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What are the odds?

  1. Mar 19, 2007 #1
    Last Friday 3/16/2007, I was playing cards with my pals and watching the NCAA Tournament. I looked up and noticed the score was tied.

    Then I glanced up and noticed ALL of the scores were tied at that exact instance. :surprised

    I wondered at the time, and several people have asked me since, what the odds are of this happening. I would think it would be rare (I've never seen or heard of such a thing). I'd be interested in knowing the odds and how to go about calculating them.

    I'm uploading a pic to provide evidence and could email it to anyone who would like. I look forward to hearing from the Great OZ! :rofl:
     

    Attached Files:

  2. jcsd
  3. Mar 19, 2007 #2

    berkeman

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    Thread moved from Engineering to General Discussion, and attachment approved. Welcome to the PF, TSBrainJEC.
     
  4. Mar 19, 2007 #3

    JasonRox

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    How would measure such a probability?

    It's only rare depending on how you choose to measure it.
     
  5. Mar 19, 2007 #4
    How many games were being played? Of course you won't get very accurate odds here... Find out what % of the time a basketball game is statistically tied. (in minutes per game) assuming that they were all going on at the same time...
     
  6. Mar 19, 2007 #5

    JasonRox

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    The probability is probably quite high depending at what you're looking at and especially what sport.

    If the games start at the same time, the likely hood that all the hockey games are tied are tremendously high. For basketball, it's not as high, but I would it is generally pretty high. The likelihood of it happening 5 before minutes before the game end obviously has lower probabilities.
     
  7. Mar 19, 2007 #6

    G01

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    It's still really neat looking, whether probable or not.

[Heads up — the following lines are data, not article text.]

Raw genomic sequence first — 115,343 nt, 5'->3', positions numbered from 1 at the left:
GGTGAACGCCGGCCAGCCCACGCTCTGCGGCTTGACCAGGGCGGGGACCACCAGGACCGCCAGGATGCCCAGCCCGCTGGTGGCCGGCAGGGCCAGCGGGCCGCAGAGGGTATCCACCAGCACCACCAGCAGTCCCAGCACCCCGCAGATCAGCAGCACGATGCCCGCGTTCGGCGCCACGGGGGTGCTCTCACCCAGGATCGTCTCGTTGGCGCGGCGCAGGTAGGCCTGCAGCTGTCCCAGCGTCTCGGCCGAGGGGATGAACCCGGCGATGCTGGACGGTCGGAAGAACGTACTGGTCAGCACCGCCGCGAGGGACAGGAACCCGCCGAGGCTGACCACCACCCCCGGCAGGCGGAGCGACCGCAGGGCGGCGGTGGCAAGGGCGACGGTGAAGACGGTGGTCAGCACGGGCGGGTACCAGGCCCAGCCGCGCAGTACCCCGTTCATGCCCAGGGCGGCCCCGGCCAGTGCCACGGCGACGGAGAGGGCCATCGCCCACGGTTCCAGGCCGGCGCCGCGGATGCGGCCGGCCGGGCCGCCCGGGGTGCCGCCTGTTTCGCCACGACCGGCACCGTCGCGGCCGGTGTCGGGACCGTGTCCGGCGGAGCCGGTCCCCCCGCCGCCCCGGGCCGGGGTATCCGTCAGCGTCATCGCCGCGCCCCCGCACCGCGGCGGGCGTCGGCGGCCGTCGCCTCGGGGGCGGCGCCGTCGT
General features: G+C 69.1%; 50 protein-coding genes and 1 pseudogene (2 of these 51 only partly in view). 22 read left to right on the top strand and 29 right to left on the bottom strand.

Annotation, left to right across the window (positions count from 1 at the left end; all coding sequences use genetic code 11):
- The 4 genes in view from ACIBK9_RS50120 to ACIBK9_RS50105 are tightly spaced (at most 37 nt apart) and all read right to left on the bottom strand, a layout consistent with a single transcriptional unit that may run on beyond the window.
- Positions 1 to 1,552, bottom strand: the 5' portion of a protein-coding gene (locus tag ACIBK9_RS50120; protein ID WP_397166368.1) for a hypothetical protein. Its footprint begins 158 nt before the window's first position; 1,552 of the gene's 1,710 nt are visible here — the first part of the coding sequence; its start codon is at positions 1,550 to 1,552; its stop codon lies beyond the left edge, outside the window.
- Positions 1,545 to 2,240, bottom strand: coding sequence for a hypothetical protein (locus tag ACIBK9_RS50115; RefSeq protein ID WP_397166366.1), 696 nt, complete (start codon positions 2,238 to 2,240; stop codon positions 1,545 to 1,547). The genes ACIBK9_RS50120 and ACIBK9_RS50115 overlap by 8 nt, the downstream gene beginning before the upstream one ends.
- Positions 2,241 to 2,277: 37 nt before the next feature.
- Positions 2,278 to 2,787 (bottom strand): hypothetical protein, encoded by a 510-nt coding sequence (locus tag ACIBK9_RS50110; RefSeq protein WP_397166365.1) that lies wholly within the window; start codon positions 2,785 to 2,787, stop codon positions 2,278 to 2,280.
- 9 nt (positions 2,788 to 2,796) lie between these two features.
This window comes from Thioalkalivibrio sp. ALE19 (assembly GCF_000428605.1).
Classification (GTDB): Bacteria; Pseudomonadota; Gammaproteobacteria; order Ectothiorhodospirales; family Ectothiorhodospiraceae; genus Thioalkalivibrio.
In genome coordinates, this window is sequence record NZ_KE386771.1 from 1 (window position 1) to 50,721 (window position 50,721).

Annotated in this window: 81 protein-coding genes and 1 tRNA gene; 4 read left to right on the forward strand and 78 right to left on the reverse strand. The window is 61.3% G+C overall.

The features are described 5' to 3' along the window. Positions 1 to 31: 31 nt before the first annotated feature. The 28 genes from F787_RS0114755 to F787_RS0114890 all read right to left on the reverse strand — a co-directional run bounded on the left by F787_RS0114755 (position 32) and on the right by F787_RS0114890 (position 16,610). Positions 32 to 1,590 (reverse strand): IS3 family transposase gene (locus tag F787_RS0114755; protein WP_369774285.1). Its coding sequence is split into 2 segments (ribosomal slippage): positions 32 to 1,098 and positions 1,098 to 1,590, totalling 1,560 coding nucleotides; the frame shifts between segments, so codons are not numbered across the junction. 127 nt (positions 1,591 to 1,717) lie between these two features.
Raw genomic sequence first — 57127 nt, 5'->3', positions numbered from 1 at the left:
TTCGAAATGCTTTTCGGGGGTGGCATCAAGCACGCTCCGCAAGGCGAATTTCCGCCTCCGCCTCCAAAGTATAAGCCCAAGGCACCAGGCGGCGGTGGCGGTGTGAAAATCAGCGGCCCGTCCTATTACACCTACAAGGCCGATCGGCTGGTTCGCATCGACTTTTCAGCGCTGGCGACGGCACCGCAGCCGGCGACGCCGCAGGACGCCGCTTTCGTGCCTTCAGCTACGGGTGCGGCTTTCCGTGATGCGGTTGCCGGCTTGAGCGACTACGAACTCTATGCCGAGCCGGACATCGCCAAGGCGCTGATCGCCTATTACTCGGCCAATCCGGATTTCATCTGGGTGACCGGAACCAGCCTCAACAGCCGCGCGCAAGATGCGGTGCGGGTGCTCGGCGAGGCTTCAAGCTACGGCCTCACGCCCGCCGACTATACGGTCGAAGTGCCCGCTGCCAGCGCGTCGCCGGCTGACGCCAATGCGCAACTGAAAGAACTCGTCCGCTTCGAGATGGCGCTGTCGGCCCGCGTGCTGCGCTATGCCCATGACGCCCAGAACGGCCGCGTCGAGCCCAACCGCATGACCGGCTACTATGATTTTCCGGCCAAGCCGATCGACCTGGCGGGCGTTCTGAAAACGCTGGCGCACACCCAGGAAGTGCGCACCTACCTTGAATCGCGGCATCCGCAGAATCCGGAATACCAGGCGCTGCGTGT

8. Mar 19, 2007 #7

    JasonRox

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    No doubt.

    What's even more amazing was how he was able to get the camera out and take a picture before the scored changed!
     
  9. Mar 20, 2007 #8
    Notice the progression?

    One of my consultants responded and spotted the progression. How did I miss that?

    14, 17, 21, 26

    Question: How many games were going on?
    4

    (if there were 6, would we have had 12 and 32?)

    Question: Did they all start at the same time?
    No, they all started at progressively different times.

    Tie Score Time remaining
    1st period (1st of 2) Time elapsed Stretttccchhh
    24 2:24 12:36 Round up to 13
    17 5:38 9:22 Adds to 13
    21 8:17 6:43 Adds to 13
    14 10:35 4:25 4*2 + 5

    I couldn't resist forcing the stretch. Some folks just insist on making numbers work! :uhh:

    Say, I posted this on You Tube. Making statistics fun for everyone!
     
    Last edited by a moderator: Sep 25, 2014
  10. Mar 20, 2007 #9

    Kurdt

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    Surely the probability is 1 since all games are tied when they begin (assuming of course they all start at the same time).
     
  11. Mar 20, 2007 #10

    JasonRox

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    But then, that's just going to far.

    If the games were tied at 2, 100, 5, and 87 you would probably still find a connection if you look hard enough.
     
    Last edited by a moderator: Sep 25, 2014
  12. Mar 20, 2007 #11

    JasonRox

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    Not if we assume the scores to be above zero. :biggrin:
     
  13. Mar 20, 2007 #12

    Kurdt

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    Well thats just making it unnecessarily hard :rolleyes:
     
  14. Mar 20, 2007 #13

    JasonRox

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    But all games don't start tied. For example, poker. :smile:
     
  15. Mar 20, 2007 #14

    BobG

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    Considering these were first round NCAA games, the odds would be higher than for early season matchups (where contenders fatten up their records on weak opponents), but less than late round games where you would expect more evenly matched opponents (Jacksonville still being tied with Florida midway through the first half would be be pretty long odds in itself).
     
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